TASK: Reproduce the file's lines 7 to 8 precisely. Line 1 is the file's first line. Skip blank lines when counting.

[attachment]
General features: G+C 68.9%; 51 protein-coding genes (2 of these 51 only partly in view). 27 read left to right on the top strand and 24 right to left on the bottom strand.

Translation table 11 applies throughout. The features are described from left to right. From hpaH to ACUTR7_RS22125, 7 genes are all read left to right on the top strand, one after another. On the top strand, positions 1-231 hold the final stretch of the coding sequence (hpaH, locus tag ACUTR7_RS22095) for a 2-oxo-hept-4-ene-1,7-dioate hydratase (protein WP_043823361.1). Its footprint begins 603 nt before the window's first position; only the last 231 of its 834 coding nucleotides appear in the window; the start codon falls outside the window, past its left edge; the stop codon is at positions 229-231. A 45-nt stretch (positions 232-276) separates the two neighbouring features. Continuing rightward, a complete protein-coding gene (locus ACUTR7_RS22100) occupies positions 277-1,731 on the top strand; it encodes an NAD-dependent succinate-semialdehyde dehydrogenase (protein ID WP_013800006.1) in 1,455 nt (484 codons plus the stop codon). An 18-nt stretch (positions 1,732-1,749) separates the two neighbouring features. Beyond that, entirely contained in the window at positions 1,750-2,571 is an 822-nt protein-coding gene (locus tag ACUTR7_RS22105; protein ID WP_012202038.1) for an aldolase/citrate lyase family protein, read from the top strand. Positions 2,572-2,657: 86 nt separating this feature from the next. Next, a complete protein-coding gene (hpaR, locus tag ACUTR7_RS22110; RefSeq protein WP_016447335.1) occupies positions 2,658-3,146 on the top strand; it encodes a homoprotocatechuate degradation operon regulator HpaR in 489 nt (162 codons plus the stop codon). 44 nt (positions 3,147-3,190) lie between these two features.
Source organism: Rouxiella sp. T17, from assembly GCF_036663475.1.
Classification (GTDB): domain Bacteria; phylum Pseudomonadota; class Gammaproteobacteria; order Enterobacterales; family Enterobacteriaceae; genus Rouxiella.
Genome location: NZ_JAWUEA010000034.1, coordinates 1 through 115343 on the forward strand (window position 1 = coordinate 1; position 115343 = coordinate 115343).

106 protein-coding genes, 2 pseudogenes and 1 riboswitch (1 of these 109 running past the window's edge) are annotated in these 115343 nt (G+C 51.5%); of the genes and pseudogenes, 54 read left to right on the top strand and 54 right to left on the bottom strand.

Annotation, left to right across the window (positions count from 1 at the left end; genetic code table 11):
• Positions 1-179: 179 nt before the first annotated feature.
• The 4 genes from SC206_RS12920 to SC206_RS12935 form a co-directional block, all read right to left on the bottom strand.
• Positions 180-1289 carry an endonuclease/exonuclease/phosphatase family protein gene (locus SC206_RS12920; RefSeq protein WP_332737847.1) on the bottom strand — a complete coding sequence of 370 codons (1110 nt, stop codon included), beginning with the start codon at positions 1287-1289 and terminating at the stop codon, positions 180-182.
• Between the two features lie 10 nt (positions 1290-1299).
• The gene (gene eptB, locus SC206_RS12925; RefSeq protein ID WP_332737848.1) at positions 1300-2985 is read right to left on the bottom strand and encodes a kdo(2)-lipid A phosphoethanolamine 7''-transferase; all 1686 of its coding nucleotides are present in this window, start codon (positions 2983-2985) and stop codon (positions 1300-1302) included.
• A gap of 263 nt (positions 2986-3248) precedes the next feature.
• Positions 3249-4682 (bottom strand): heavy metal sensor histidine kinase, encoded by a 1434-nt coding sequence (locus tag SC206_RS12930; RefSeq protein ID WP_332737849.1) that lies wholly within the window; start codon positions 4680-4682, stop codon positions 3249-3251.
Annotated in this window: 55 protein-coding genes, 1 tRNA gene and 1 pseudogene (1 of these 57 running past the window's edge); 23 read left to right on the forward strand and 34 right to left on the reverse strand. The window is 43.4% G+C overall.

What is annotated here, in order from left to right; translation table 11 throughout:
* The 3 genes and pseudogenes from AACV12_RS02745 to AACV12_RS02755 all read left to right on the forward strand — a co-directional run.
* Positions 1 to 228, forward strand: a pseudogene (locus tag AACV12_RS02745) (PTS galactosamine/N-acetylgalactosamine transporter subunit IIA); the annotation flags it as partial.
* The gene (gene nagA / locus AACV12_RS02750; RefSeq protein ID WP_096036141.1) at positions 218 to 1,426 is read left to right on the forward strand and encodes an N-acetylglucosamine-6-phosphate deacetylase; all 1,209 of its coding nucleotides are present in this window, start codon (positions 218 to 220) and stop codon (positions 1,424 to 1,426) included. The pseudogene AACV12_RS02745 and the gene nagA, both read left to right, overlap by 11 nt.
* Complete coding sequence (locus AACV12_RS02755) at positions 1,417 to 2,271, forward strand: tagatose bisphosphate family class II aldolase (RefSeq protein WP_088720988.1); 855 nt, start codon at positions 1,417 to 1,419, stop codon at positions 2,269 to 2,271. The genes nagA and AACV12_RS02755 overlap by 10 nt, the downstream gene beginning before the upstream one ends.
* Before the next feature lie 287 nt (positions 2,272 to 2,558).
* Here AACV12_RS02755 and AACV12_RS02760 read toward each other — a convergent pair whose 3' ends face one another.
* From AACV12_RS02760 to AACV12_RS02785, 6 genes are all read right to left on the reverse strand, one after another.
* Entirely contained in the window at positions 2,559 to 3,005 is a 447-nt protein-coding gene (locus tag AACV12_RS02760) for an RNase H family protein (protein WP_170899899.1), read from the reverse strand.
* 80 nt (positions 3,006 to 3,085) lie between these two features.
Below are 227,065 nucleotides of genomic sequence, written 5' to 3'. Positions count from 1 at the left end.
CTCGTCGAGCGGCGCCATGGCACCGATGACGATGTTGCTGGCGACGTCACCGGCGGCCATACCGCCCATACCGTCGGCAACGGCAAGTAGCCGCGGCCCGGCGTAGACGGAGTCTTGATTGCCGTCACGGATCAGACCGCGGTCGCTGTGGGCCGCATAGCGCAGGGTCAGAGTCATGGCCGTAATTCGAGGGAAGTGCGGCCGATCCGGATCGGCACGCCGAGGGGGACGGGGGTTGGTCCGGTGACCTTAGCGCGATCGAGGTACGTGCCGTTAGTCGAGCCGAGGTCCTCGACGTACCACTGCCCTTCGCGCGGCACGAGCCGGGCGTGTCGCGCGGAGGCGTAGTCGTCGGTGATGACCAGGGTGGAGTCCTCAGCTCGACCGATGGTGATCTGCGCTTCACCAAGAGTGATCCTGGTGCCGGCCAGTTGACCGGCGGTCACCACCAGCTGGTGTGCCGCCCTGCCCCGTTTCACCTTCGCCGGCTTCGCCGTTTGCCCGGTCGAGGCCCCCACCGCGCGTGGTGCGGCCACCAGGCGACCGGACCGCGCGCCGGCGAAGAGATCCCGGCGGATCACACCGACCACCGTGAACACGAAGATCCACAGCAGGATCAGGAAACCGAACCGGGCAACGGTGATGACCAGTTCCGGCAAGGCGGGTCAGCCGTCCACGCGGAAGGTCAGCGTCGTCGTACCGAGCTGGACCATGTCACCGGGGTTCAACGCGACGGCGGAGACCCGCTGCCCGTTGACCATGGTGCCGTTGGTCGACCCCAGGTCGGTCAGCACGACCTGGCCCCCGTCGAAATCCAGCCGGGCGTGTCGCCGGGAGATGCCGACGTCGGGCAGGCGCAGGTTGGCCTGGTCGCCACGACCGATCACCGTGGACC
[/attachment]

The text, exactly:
Annotation, left to right across the window (positions count from 1 at the left end; genetic code table 11):
• Positions 1-179: 179 nt before the first annotated feature.